Our flat is neutral with white walls, wood floors and wooden sideboards. When we moved, we were on a budget, so most of our furniture was sourced from freecycle or was gifted to us from friends and family. All the furniture is neutral and it is on the minimal end of the scale. In an attempt to add some personality and creativity into the interiors I wanted some really bright colourful cushions, I took inspiration from Oliver Bonas, Anthropologie and found some inspiration on pinterest.

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After collecting inspiration, the starting point for this fabric was an old salwar kameez I had worn in India back in 2012. I picked it up from a supermarket, it wasn’t particulalry fancy, but it was 100% cotton. I loved the yellow colour with gold and orange thread woven through it.


The fabric was quite narrow and would only be enough for a pair of small cushions. The small cushion fits well into our bucket chair, we picked up from a chairty shop, (which I have promised to upholster, so eyes peeled for a post soon). I finished the cushions with some pom pom trim because well, frankly, everything is better with a pom pom!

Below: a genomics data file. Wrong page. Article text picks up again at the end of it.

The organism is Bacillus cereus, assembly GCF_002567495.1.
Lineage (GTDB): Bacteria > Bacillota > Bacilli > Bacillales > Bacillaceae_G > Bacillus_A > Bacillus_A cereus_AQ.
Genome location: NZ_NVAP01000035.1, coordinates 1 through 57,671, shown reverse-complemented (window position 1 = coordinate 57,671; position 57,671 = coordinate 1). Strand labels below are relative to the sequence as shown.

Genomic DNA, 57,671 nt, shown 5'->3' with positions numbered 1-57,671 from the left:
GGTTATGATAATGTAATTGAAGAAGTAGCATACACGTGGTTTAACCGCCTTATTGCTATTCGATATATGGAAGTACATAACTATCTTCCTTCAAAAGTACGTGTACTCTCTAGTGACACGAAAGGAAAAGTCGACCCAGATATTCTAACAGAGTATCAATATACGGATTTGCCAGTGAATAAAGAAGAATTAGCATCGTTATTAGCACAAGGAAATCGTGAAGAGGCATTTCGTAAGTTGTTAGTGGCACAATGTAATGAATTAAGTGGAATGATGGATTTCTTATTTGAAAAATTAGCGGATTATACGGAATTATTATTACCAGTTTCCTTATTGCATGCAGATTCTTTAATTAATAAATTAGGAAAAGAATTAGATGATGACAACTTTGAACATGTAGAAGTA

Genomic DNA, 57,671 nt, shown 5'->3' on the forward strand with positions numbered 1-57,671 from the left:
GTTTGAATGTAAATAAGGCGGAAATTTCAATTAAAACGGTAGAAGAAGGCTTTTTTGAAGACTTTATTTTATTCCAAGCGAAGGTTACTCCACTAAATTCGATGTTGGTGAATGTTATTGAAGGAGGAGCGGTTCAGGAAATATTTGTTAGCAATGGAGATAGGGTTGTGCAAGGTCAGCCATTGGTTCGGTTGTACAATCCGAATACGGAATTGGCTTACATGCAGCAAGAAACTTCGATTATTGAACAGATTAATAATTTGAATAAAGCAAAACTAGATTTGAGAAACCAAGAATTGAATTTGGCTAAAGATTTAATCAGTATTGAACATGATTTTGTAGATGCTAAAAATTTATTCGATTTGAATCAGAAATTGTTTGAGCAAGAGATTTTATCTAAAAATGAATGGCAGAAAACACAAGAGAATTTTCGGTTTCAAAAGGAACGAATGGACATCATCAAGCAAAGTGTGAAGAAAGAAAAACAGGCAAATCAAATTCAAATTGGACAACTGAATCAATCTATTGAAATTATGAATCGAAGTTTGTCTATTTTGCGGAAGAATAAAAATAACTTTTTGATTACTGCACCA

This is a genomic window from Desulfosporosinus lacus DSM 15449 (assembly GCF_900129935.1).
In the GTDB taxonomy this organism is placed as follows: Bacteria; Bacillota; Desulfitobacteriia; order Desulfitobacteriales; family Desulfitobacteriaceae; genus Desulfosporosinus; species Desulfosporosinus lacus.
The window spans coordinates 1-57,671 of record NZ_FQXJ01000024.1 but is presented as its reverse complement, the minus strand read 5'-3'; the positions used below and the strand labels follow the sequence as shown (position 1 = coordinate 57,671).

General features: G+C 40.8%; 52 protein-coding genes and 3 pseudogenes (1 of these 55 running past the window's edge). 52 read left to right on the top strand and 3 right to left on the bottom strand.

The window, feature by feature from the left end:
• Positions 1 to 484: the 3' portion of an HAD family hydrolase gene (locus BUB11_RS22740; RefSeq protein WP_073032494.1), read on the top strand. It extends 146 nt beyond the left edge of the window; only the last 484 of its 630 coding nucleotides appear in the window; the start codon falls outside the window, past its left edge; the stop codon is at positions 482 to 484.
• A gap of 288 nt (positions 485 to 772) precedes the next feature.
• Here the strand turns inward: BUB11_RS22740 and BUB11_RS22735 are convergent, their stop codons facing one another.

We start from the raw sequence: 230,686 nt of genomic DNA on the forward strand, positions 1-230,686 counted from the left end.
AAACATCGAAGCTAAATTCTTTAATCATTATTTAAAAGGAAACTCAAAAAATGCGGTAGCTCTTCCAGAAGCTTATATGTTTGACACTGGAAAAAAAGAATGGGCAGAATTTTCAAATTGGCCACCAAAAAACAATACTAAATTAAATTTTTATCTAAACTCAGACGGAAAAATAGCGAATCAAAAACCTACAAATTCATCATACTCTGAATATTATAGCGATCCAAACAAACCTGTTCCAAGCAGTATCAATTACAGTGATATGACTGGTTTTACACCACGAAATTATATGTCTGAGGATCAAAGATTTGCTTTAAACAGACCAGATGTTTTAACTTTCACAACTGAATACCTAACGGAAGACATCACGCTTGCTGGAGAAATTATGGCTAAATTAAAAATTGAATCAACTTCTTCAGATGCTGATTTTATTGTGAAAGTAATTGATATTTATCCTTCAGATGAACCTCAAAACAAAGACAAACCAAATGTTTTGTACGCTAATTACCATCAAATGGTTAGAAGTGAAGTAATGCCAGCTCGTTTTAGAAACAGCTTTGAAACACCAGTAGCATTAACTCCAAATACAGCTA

To accompany, I wanted a pair of larger square cushions to go on the sofa. What took me so long to get this project started was finding the perfect fabric. However, as soon as I saw this Okina Hana, Graphical Pattern Quiliting Cotton from The Village Haberdashery, I knew this print from Rico Designs would compliment the yellow. Finally, I finished the cushions with some pre-cut piping from my local fabric shop, but this can be easily found anywhere, or you can easily make your own by sewing fabric around piping cord.

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I’m pleased with the burst of colour these cushions give to our netural colour scheme, it was such a satisfying project to make envelope cushions come together so easily. I love, love, love, this fabric from Rico Design. The project has spurred me to explore surface pattern design and in turn to make my own cushions from fabric that I have designed. Next up for interior sewing is making some velvet cushions, knitted cushions and a chunky knitted throw for our bedroom. So many projects are being brewed up at the moment.

Until next time,

Claire & Co.